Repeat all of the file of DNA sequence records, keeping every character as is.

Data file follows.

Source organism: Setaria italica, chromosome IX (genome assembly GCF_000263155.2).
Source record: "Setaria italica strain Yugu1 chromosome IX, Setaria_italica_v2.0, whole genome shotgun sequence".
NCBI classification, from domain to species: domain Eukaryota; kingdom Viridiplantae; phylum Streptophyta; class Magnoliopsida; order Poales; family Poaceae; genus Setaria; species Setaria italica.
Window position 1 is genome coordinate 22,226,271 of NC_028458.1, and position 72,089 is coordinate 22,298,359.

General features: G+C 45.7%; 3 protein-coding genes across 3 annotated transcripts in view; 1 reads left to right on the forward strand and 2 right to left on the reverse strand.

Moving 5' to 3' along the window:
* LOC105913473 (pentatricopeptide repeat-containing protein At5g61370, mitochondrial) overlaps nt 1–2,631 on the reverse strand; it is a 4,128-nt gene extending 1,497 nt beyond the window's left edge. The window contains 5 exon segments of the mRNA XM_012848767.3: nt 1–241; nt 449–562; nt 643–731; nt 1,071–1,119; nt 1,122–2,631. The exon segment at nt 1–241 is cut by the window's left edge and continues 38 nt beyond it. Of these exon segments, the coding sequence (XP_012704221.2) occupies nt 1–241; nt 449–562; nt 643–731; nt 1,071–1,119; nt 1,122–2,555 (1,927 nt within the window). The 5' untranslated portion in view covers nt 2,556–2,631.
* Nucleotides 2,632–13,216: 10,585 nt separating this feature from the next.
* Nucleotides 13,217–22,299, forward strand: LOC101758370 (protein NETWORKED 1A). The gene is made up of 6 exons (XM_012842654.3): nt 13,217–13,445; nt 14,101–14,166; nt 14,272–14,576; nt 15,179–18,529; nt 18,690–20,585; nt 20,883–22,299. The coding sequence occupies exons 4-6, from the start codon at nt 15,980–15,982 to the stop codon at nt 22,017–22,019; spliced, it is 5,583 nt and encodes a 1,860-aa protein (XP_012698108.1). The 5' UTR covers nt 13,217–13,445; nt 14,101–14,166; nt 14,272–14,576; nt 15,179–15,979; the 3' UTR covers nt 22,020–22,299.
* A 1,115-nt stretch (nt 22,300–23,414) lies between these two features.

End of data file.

Source organism: Setaria italica, chromosome IX (genome assembly GCF_000263155.2).
Source record: "Setaria italica strain Yugu1 chromosome IX, Setaria_italica_v2.0, whole genome shotgun sequence".
NCBI classification, from domain to species: domain Eukaryota; kingdom Viridiplantae; phylum Streptophyta; class Magnoliopsida; order Poales; family Poaceae; genus Setaria; species Setaria italica.
Window position 1 is genome coordinate 22,226,271 of NC_028458.1, and position 72,089 is coordinate 22,298,359.

General features: G+C 45.7%; 3 protein-coding genes across 3 annotated transcripts in view; 1 reads left to right on the forward strand and 2 right to left on the reverse strand.

Moving 5' to 3' along the window:
* LOC105913473 (pentatricopeptide repeat-containing protein At5g61370, mitochondrial) overlaps nt 1–2,631 on the reverse strand; it is a 4,128-nt gene extending 1,497 nt beyond the window's left edge. The window contains 5 exon segments of the mRNA XM_012848767.3: nt 1–241; nt 449–562; nt 643–731; nt 1,071–1,119; nt 1,122–2,631. The exon segment at nt 1–241 is cut by the window's left edge and continues 38 nt beyond it. Of these exon segments, the coding sequence (XP_012704221.2) occupies nt 1–241; nt 449–562; nt 643–731; nt 1,071–1,119; nt 1,122–2,555 (1,927 nt within the window). The 5' untranslated portion in view covers nt 2,556–2,631.
* Nucleotides 2,632–13,216: 10,585 nt separating this feature from the next.
* Nucleotides 13,217–22,299, forward strand: LOC101758370 (protein NETWORKED 1A). The gene is made up of 6 exons (XM_012842654.3): nt 13,217–13,445; nt 14,101–14,166; nt 14,272–14,576; nt 15,179–18,529; nt 18,690–20,585; nt 20,883–22,299. The coding sequence occupies exons 4-6, from the start codon at nt 15,980–15,982 to the stop codon at nt 22,017–22,019; spliced, it is 5,583 nt and encodes a 1,860-aa protein (XP_012698108.1). The 5' UTR covers nt 13,217–13,445; nt 14,101–14,166; nt 14,272–14,576; nt 15,179–15,979; the 3' UTR covers nt 22,020–22,299.
* A 1,115-nt stretch (nt 22,300–23,414) lies between these two features.